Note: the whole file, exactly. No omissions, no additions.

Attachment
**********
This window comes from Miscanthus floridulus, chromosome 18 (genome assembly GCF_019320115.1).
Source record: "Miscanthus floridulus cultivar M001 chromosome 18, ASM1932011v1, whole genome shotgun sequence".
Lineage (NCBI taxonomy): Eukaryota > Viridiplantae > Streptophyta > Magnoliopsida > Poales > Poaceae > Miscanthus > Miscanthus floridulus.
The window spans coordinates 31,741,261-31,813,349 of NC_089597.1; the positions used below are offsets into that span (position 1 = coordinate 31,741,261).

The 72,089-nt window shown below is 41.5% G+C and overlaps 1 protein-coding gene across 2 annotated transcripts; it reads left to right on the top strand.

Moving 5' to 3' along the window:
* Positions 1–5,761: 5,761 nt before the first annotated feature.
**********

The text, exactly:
This window comes from Miscanthus floridulus, chromosome 18 (genome assembly GCF_019320115.1).
Source record: "Miscanthus floridulus cultivar M001 chromosome 18, ASM1932011v1, whole genome shotgun sequence".
Lineage (NCBI taxonomy): Eukaryota > Viridiplantae > Streptophyta > Magnoliopsida > Poales > Poaceae > Miscanthus > Miscanthus floridulus.
The window spans coordinates 31,741,261-31,813,349 of NC_089597.1; the positions used below are offsets into that span (position 1 = coordinate 31,741,261).

The 72,089-nt window shown below is 41.5% G+C and overlaps 1 protein-coding gene across 2 annotated transcripts; it reads left to right on the top strand.

Moving 5' to 3' along the window:
* Positions 1–5,761: 5,761 nt before the first annotated feature.